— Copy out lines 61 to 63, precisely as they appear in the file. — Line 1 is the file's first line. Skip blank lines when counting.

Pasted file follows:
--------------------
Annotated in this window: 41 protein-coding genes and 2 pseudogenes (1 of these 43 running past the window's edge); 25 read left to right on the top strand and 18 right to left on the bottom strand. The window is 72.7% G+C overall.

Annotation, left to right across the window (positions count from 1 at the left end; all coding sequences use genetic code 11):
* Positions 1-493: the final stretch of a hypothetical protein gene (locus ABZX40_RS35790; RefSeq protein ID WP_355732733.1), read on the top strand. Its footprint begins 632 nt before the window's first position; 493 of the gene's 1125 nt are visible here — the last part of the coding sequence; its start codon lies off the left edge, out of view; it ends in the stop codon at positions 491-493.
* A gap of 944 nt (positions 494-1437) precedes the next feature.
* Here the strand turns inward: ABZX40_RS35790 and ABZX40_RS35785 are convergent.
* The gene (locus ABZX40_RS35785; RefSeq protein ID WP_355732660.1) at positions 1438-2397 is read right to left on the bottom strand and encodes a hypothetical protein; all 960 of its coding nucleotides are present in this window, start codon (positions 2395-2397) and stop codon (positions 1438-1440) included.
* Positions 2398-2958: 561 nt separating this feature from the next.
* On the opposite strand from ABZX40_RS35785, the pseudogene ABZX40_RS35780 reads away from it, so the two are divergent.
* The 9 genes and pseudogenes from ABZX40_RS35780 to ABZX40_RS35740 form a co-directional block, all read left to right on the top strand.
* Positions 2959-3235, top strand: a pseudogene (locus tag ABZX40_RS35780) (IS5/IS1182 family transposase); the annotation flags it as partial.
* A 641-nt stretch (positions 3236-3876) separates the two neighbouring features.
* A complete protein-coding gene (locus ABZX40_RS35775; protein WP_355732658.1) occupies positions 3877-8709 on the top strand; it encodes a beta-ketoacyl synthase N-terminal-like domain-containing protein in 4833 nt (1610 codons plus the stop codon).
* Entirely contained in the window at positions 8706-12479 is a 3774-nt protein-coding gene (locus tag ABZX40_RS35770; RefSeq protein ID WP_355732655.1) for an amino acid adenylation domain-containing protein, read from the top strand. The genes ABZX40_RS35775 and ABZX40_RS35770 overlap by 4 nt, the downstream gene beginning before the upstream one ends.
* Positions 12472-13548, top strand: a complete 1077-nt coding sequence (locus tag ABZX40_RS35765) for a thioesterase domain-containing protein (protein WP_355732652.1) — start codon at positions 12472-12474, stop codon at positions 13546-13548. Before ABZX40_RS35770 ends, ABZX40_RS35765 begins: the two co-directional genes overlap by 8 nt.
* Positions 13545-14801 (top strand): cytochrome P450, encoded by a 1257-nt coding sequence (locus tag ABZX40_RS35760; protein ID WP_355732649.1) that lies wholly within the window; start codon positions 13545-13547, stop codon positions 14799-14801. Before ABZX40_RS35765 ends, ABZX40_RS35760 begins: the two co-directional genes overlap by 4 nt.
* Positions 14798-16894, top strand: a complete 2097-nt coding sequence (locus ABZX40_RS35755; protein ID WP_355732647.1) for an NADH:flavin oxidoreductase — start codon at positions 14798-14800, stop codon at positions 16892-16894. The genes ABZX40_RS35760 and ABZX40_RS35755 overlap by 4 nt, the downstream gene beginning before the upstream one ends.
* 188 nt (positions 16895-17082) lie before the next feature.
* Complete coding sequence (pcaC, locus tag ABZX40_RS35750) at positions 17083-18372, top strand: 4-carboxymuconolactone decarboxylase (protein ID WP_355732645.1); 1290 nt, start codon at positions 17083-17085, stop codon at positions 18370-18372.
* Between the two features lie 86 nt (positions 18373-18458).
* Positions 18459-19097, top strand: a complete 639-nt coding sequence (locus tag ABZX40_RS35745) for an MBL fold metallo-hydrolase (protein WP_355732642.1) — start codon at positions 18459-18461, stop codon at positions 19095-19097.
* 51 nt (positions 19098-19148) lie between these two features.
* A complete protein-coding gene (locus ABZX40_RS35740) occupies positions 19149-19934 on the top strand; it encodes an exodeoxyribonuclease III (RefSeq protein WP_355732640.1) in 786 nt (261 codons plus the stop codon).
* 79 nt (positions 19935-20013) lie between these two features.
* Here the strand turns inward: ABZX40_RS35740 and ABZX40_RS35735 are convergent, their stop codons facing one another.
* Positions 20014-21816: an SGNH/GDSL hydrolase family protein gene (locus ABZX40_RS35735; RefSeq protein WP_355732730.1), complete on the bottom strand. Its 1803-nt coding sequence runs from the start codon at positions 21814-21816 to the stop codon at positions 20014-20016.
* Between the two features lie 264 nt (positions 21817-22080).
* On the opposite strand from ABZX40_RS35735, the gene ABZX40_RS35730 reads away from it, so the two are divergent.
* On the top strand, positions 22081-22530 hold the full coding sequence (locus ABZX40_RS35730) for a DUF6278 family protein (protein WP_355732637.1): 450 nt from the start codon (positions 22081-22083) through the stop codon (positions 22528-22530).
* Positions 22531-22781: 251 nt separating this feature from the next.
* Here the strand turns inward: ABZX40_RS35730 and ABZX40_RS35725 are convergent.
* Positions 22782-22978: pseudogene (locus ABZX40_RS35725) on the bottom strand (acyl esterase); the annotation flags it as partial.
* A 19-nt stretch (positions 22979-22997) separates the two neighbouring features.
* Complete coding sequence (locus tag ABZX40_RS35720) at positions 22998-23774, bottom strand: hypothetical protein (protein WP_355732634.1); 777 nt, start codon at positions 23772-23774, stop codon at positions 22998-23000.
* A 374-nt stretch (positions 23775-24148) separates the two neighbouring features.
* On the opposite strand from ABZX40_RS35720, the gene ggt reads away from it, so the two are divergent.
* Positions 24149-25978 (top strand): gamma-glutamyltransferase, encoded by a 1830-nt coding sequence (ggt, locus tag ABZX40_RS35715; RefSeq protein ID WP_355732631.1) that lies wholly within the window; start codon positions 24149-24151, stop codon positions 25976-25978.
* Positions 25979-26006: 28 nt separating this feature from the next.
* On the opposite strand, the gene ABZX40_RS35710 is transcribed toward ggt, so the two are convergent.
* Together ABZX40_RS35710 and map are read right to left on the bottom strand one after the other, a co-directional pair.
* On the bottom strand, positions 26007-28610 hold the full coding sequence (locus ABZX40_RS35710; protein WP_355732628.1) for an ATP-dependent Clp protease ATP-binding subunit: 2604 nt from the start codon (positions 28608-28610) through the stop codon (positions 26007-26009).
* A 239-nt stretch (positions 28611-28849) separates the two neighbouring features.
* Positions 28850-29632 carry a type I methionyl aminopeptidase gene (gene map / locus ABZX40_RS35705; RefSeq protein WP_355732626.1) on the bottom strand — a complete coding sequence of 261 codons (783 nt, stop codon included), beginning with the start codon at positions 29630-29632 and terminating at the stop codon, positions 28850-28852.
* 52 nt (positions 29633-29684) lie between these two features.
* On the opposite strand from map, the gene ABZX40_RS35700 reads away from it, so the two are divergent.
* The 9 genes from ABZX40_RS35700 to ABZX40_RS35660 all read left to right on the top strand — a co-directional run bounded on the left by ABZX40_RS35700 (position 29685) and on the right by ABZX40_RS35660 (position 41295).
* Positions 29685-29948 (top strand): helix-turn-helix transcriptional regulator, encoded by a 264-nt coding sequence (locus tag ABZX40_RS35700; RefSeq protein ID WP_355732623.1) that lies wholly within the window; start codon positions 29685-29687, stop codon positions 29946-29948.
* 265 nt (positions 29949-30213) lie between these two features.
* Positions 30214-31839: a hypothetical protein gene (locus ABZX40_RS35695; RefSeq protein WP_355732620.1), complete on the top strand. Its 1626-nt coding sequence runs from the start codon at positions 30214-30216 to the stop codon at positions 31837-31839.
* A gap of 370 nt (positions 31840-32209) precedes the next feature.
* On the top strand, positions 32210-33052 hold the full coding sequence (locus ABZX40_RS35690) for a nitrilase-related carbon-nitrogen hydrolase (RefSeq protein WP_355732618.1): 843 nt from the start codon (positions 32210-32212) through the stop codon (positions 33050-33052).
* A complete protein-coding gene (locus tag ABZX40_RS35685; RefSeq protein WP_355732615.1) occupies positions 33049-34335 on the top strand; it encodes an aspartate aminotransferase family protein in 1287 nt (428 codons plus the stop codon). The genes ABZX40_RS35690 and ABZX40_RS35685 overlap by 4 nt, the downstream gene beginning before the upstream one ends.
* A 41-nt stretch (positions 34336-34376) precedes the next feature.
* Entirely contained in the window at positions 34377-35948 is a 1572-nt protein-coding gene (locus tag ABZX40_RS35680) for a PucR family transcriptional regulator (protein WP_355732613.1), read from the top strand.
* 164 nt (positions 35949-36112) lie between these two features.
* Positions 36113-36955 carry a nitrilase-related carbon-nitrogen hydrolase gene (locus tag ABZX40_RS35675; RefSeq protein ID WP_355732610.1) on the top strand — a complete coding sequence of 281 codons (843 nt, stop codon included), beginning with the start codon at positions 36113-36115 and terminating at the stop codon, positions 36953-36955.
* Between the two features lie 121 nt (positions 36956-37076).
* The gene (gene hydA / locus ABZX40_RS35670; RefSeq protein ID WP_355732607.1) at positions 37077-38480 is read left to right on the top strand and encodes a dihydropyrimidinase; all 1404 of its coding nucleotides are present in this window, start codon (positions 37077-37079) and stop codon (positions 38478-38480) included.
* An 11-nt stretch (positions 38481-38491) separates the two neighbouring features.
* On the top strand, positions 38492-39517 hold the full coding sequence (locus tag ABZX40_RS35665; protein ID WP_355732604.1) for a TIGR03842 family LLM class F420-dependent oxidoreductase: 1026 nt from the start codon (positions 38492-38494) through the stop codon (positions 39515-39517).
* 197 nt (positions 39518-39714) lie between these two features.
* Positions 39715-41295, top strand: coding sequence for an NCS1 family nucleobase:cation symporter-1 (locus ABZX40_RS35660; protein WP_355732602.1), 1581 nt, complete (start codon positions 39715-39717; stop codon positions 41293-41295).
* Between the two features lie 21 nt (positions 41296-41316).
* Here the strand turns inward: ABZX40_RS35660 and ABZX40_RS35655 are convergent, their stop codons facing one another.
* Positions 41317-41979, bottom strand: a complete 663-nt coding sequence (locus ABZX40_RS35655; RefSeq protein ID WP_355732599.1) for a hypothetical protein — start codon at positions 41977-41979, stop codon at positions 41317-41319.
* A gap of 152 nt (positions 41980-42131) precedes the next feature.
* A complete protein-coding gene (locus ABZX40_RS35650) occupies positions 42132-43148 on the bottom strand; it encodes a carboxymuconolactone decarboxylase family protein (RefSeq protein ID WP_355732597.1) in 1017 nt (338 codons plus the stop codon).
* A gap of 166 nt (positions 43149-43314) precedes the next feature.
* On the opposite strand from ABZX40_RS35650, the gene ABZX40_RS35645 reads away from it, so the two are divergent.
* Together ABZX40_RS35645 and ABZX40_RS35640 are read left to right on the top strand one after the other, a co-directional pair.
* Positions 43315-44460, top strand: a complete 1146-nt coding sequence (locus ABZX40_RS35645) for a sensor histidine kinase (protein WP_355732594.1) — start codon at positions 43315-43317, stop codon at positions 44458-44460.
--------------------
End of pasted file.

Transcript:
* Positions 39715-41295, top strand: coding sequence for an NCS1 family nucleobase:cation symporter-1 (locus ABZX40_RS35660; protein WP_355732602.1), 1581 nt, complete (start codon positions 39715-39717; stop codon positions 41293-41295).
* Between the two features lie 21 nt (positions 41296-41316).
* Here the strand turns inward: ABZX40_RS35660 and ABZX40_RS35655 are convergent, their stop codons facing one another.